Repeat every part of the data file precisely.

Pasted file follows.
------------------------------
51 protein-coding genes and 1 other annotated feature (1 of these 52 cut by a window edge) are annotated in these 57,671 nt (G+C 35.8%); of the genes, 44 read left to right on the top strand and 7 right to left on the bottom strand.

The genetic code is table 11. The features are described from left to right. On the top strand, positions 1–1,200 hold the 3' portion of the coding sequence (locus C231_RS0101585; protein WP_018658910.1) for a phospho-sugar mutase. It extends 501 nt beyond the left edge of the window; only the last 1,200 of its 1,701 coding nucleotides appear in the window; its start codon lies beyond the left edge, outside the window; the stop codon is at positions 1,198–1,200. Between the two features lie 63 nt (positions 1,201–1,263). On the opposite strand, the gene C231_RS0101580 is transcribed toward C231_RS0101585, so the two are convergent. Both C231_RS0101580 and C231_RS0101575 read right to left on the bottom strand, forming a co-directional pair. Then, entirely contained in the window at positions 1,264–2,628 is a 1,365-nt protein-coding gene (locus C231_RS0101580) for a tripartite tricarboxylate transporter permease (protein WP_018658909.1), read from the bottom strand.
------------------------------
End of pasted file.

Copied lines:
51 protein-coding genes and 1 other annotated feature (1 of these 52 cut by a window edge) are annotated in these 57,671 nt (G+C 35.8%); of the genes, 44 read left to right on the top strand and 7 right to left on the bottom strand.

The genetic code is table 11. The features are described from left to right. On the top strand, positions 1–1,200 hold the 3' portion of the coding sequence (locus C231_RS0101585; protein WP_018658910.1) for a phospho-sugar mutase. It extends 501 nt beyond the left edge of the window; only the last 1,200 of its 1,701 coding nucleotides appear in the window; its start codon lies beyond the left edge, outside the window; the stop codon is at positions 1,198–1,200. Between the two features lie 63 nt (positions 1,201–1,263). On the opposite strand, the gene C231_RS0101580 is transcribed toward C231_RS0101585, so the two are convergent. Both C231_RS0101580 and C231_RS0101575 read right to left on the bottom strand, forming a co-directional pair. Then, entirely contained in the window at positions 1,264–2,628 is a 1,365-nt protein-coding gene (locus C231_RS0101580) for a tripartite tricarboxylate transporter permease (protein WP_018658909.1), read from the bottom strand.